Student thesis: Doctoral ThesisDoctor of Philosophy


Frontotemporal dementia (FTD) is a clinically, genetically and pathologically heterogeneous disorder characterised by a change in language, behaviour and personality, which can also be accompanied by the signs of motor neuron disease (MND). Further, it is considered to be the second most common form of presenile dementia. Pathologically, it is characterised by atrophy of the frontal and anterior temporal lobes. In 2006, TDP-43 was identified as the major component of the ubiquitinated neuronal inclusions found in both frontotemporal lobar degeneration (FTLD) and MND. However, the role of TDP-43 in the neurodegenerative process of FTLD and MND is not yet fully understood. Identifying the TDP-43 protein network could assist in understanding TDP-43’s pathological mechanism in neurodegeneration.
In this study, I screened for candidate TDP-43-binding proteins in the brain and spinal cord tissue of FTLD and MND cases using immunohistochemistry. Striking inclusions were detected with hnRNP-E2 in the brain of 16 out of 30 FTLD-TDP cases which do not carry the C9orf72 mutation. The hnRNP-E2 pathology is significantly related to the TDP-43 pathological subtypes A and C. Furthermore, hnRNP-E2 inclusions colocalised with 84.5% of TDP-43 inclusions and with 67% of ubiquitin inclusions that were also seen in the brain tissue of the FTLD-TDP cases found to exhibit hnRNP-E2 pathology. hnRNP-E2 inclusions were not detected in any of the other neurodegenerative diseases examined in this study, which suggests the close relation of hnRNPE2 to the pathology of TDP-43.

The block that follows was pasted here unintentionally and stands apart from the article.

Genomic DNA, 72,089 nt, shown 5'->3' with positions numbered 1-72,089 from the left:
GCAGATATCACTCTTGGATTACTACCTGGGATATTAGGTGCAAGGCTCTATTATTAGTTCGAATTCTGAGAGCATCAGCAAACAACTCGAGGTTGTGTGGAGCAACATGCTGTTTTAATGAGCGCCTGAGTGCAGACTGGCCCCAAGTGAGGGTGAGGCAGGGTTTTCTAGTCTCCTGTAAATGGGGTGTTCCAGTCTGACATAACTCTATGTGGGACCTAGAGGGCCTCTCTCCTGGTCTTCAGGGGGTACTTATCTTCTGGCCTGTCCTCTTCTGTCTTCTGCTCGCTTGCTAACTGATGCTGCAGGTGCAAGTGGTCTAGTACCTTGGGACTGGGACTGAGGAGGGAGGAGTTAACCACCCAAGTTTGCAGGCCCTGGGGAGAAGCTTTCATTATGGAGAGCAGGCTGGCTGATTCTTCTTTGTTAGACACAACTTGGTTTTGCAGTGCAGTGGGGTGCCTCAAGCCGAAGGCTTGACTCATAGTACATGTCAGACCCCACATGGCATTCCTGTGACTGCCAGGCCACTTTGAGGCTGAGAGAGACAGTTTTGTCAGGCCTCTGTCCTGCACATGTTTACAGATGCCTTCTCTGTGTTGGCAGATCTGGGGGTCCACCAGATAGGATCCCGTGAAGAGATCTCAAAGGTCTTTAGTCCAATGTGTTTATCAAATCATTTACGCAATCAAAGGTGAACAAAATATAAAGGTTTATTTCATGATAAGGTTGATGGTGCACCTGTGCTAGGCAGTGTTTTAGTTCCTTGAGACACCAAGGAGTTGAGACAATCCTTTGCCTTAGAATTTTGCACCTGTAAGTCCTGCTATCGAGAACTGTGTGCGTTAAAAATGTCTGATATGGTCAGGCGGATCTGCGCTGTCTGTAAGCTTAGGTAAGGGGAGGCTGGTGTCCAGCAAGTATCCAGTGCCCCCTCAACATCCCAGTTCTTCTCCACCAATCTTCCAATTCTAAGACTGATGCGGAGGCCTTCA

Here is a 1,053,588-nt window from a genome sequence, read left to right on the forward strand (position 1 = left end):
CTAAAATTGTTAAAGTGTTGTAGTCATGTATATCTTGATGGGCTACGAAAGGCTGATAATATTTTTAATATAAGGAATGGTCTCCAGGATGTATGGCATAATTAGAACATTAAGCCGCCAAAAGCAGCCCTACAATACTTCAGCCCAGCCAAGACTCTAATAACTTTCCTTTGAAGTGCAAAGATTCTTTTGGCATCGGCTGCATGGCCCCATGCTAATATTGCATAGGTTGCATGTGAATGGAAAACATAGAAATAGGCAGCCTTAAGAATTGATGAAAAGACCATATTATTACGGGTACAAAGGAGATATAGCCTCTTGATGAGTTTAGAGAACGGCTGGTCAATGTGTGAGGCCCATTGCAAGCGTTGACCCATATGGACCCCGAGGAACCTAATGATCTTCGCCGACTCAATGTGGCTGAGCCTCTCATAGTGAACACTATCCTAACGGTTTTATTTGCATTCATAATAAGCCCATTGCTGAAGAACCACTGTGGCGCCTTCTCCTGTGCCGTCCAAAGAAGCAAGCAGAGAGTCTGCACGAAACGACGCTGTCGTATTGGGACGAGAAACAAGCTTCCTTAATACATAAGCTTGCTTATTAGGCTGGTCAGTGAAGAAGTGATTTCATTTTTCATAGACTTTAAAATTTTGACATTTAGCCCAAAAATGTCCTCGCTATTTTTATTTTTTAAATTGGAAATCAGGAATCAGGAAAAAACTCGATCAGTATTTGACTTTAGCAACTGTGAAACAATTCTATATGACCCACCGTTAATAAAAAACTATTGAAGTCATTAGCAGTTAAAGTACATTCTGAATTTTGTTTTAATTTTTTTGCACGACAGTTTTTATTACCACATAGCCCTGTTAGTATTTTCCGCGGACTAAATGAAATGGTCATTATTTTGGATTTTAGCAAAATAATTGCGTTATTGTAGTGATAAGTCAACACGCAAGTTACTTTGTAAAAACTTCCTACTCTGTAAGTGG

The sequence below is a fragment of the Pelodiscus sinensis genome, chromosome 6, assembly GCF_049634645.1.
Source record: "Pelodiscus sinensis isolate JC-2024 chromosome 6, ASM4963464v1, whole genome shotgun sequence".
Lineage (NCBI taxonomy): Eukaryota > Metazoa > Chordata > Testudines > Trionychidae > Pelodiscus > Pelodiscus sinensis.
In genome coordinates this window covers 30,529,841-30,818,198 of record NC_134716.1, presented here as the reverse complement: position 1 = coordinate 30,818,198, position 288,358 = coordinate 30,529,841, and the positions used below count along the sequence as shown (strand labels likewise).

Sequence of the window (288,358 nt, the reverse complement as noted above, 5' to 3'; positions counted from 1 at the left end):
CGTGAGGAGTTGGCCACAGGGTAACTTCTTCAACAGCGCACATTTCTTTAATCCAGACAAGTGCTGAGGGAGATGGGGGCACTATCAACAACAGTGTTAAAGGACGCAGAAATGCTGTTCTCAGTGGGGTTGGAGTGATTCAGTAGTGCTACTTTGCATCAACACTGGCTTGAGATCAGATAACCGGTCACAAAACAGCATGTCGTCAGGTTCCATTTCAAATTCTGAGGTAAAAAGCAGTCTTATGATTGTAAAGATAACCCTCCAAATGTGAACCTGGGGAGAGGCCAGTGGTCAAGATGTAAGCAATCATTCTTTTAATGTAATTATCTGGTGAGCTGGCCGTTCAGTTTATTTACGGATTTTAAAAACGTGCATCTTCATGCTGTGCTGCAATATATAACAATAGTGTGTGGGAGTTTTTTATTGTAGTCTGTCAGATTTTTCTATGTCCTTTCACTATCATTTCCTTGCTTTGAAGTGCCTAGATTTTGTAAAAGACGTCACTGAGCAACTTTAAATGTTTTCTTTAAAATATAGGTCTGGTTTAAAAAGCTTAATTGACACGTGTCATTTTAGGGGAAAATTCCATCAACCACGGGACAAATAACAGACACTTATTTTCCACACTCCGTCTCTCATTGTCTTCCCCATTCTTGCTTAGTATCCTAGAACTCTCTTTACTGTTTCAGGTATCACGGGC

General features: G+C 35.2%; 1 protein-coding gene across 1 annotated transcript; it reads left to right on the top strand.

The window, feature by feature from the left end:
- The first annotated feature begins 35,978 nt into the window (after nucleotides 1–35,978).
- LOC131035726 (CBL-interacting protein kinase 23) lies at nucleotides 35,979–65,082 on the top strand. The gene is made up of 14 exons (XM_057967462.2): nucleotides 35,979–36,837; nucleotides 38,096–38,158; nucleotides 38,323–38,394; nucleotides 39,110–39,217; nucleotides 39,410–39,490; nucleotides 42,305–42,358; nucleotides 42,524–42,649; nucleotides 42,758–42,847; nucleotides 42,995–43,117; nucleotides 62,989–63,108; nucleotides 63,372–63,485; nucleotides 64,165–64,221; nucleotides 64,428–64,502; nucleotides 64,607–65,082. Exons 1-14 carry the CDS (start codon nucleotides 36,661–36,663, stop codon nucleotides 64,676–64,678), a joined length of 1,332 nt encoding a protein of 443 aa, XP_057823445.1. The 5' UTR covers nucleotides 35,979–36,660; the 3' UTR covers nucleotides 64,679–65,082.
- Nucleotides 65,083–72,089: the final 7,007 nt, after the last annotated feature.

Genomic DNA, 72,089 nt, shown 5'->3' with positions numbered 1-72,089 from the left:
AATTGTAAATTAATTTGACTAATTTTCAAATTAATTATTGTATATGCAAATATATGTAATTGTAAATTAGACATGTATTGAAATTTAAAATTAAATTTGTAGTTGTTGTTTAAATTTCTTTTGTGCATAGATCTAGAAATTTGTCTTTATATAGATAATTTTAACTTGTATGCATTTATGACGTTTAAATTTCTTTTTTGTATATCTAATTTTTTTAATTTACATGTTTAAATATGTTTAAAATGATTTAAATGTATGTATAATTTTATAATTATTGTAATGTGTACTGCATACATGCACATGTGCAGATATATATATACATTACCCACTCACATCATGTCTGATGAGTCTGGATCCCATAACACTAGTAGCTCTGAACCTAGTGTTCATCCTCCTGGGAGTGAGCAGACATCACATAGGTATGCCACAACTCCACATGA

In order to explore the mechanistic connection between TDP-43 and hnRNP-E2 as well as the possible role of this interaction in TDP-43 pathogenesis, cell biology techniques were utilised to manipulate the levels of TDP-43 and hnRNP-E2 expression in the HEK293T cell line. The knockdown of hnRNP-E2 caused a significant reduction in the TDP-43 levels; however, the interaction was not confirmed. Yet, the hnRNP-E2 interacted with the TDP-43 in the stress granules of HeLa cells under combined osmotic and oxidative stress. At this point, it remains unclear how and why hnRNP-E2 interacted with TDP-43 in a subset of FTLD-TDP cases. However, the results presented here demonstrate that the role of hnRNP-E2 in TDP-43 proteinopathy warrants further investigation.
Date of Award2017
Original languageEnglish
Awarding Institution
  • King's College London
SupervisorTibor Hortobagyi (Supervisor), Jean-Marc Gallo (Supervisor), Claire Troakes (Supervisor) & Christopher Shaw (Supervisor)

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